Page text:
The Universities of Oxford, Ulster and UCL have announced a cross-disciplinary team to tackle the growing challenge of Antimicrobial Resistance (AMR).
The team, funded by EPSRC and the UK Research and Innovation (UKRI), will spend the next five years developing new technology to improve both the diagnosis and treatment of bacterial infections.
The initiative has been named “Beyond Antibiotics” and bring together researchers from across the Physical and Life Sciences.
The World Health Organisation (WHO) has identified AMR as “one of the greatest threats we face as a global community” and estimates that drug-resistant infections could cause 10 million deaths each year by 2050.
While advances in understanding the biological mechanisms of AMR have been made, there is an urgent need to develop better diagnostics and alternative treatment options
Professor Eleanor Stride, the statutory Professor of Biomaterials at the University of Oxford will lead the collaboration.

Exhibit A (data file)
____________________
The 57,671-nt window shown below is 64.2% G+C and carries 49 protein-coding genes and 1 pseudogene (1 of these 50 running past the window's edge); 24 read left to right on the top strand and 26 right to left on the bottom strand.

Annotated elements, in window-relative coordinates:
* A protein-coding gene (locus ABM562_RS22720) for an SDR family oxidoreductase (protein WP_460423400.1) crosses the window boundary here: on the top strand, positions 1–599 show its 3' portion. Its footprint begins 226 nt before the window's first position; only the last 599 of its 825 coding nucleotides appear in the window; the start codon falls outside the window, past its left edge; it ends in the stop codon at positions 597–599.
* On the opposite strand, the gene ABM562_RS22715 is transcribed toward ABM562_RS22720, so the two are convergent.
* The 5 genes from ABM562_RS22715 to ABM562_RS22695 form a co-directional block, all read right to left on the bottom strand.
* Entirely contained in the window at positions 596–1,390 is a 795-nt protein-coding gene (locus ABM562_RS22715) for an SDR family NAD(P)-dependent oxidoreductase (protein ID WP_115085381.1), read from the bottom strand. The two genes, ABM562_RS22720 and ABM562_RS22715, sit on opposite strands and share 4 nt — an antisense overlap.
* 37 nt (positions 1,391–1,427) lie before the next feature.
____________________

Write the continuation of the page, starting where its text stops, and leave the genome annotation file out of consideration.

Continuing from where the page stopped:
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Professor Stride explained that ‘despite tremendous advances in understanding the biological mechanisms of AMR, there is an urgent need to develop better diagnostics and alternative treatment options.
‘Our aim is to complement ongoing efforts in drug discovery and microbiology with an equal contribution from the Engineering and Physical Sciences to meet this need.’
The programme hopes to provide a set of commercially viable and effective technologies including —
Prototype screening platform to enable testing of new therapies.
Prototype diagnostic devices for both medical and agricultural use (to reduce inappropriate use of antibiotics)
Pre-clinical data on the efficacy of new therapies in critical infections.
The team hopes to collaborate closely with clinicians specialising in infections representing the highest use of antibiotics.
It will be supported by partners from the pharmaceutical, medical device and agricultural industries, and public health agencies.